The aim of this study was to understand parents'/guardians' experiences and aspirations around economic mobility and their impact on the acceptability and use of financial services embedded in frequented, trusted settings such as schools and pediatric clinics.
We recruited 18 English-speaking guardians with at least 1 child enrolled in a school for low-income families and eligible for Internal Revenue Service-sponsored free tax preparation. Each participant completed a semistructured interview before tax filing; a subset completed follow-up interviews. We used grounded theory analysis.
We developed the following theoretical model based on our key thematic findings to describe the acceptability and use of financial services within the context of guardians' lived experiences and pre-existing efforts to build economic mobility: Families experience multilevel barriers to economic mobility. Despite these barriers, guardians are proactively working to build economic mobility by empowering the next generation with knowledge, skills, and assets and resiliently pursuing economic goals. As a result, guardians will accept empowering, nonjudgmental, expert, and trustworthy financial services that contribute to their existing efforts. To move from acceptance to use, financial services must be effectively publicized, accessible, and supportive.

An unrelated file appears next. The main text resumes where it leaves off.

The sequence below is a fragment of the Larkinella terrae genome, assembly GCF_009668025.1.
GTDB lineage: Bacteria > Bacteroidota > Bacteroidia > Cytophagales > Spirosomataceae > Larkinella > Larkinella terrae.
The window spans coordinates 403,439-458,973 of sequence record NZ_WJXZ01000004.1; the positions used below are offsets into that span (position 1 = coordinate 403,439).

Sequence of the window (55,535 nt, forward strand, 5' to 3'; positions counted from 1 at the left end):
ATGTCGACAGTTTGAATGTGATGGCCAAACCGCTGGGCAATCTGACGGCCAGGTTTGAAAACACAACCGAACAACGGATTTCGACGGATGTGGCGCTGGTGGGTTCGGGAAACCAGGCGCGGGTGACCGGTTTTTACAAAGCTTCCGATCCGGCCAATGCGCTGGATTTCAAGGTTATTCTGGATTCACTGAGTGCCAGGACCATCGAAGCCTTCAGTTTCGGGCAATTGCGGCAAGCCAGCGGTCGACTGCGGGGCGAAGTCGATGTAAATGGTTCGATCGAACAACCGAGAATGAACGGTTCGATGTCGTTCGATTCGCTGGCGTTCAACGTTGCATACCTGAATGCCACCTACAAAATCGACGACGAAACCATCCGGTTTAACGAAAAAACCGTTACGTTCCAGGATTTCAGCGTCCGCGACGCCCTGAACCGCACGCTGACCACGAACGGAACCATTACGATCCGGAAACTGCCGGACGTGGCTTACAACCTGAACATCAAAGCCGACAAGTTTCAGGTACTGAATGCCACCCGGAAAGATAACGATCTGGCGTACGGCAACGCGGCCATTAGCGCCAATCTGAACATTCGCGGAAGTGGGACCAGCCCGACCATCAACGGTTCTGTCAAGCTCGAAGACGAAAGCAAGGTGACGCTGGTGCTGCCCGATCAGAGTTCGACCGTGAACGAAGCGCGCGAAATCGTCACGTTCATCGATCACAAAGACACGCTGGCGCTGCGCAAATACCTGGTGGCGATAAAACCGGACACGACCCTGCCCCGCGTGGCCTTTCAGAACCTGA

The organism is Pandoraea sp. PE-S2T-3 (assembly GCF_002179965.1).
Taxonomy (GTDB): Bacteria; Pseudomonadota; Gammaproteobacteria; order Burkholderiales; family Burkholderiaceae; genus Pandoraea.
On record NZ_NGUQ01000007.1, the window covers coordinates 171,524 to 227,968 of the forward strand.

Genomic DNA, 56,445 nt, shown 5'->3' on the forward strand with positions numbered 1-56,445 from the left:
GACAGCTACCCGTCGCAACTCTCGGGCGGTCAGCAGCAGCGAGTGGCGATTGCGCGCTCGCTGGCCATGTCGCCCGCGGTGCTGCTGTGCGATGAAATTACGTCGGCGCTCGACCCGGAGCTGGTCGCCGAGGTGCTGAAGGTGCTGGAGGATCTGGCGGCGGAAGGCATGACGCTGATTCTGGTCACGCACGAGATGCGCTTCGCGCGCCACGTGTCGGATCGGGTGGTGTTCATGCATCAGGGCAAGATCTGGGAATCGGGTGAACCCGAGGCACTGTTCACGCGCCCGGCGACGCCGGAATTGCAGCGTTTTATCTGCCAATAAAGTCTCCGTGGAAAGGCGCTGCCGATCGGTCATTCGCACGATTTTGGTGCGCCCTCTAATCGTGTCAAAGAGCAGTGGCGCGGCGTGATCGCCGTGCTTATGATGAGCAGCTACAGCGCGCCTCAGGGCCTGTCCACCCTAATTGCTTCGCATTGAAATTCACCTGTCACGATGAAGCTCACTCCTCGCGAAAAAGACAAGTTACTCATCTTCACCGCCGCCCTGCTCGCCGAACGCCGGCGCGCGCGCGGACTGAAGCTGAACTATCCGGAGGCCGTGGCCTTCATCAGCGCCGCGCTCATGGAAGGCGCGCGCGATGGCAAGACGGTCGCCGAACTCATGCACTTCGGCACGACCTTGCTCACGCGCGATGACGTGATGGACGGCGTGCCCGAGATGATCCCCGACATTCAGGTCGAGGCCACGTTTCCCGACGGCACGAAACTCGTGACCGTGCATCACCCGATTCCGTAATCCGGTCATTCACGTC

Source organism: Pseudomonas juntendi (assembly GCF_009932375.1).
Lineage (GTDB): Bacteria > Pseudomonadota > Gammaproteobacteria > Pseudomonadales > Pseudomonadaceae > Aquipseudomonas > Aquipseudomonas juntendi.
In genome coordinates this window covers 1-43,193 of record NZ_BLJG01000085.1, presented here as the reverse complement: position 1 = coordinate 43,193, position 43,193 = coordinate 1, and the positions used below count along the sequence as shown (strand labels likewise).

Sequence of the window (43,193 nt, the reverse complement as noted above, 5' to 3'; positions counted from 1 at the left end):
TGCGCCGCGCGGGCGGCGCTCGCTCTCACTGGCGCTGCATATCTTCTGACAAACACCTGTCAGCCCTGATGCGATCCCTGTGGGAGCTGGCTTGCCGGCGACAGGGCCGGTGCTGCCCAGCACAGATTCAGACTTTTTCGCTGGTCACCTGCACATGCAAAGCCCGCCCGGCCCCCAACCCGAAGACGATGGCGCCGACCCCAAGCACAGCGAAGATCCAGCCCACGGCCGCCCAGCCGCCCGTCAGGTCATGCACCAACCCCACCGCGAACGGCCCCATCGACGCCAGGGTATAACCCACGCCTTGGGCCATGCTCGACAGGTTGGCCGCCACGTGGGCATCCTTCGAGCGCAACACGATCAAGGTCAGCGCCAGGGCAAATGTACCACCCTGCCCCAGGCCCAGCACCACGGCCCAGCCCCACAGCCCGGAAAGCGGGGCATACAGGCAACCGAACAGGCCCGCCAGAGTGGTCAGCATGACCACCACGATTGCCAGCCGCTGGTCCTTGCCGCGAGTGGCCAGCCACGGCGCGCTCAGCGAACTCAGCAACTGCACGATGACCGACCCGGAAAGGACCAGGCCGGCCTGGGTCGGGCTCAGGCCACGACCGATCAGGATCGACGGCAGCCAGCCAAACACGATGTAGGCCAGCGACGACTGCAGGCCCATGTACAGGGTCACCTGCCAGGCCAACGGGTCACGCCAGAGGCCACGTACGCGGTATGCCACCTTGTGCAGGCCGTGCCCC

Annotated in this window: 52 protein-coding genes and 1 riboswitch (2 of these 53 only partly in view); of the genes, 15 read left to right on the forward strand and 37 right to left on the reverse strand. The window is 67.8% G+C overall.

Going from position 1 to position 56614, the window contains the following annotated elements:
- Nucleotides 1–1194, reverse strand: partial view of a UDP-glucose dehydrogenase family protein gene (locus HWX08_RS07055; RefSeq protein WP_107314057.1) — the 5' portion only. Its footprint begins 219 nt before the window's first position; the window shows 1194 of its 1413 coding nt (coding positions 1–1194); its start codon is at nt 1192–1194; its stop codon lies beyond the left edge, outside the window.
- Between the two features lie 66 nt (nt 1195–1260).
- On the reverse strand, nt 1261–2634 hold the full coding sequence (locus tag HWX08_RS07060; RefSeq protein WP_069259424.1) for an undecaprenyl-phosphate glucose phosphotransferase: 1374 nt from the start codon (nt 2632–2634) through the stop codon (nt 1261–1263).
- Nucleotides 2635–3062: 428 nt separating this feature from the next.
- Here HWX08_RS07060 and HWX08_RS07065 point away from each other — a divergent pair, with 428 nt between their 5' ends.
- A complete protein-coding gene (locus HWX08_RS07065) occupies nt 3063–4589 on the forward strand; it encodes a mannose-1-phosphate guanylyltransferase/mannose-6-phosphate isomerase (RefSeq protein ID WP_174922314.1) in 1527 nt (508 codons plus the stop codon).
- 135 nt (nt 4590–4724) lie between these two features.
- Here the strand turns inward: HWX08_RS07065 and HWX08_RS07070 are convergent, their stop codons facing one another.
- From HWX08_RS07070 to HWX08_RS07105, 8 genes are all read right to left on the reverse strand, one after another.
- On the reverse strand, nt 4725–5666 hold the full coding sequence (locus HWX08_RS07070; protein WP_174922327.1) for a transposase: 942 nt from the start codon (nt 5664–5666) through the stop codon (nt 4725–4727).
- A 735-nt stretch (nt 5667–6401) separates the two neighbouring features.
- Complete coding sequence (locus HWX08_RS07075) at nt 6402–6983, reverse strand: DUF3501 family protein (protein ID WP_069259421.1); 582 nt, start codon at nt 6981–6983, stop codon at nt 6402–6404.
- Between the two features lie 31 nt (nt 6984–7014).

Financial services may be more acceptable and used if they are embedded in trusted organizations and have expert, supportive staff with lived experience who empower guardians to work toward their economic goals, accessible platforms, and effective publicity. These characteristics may facilitate uptake and economic mobility. Trusted organizations serving young families can partner with financial services to test these findings and help families build economic mobility.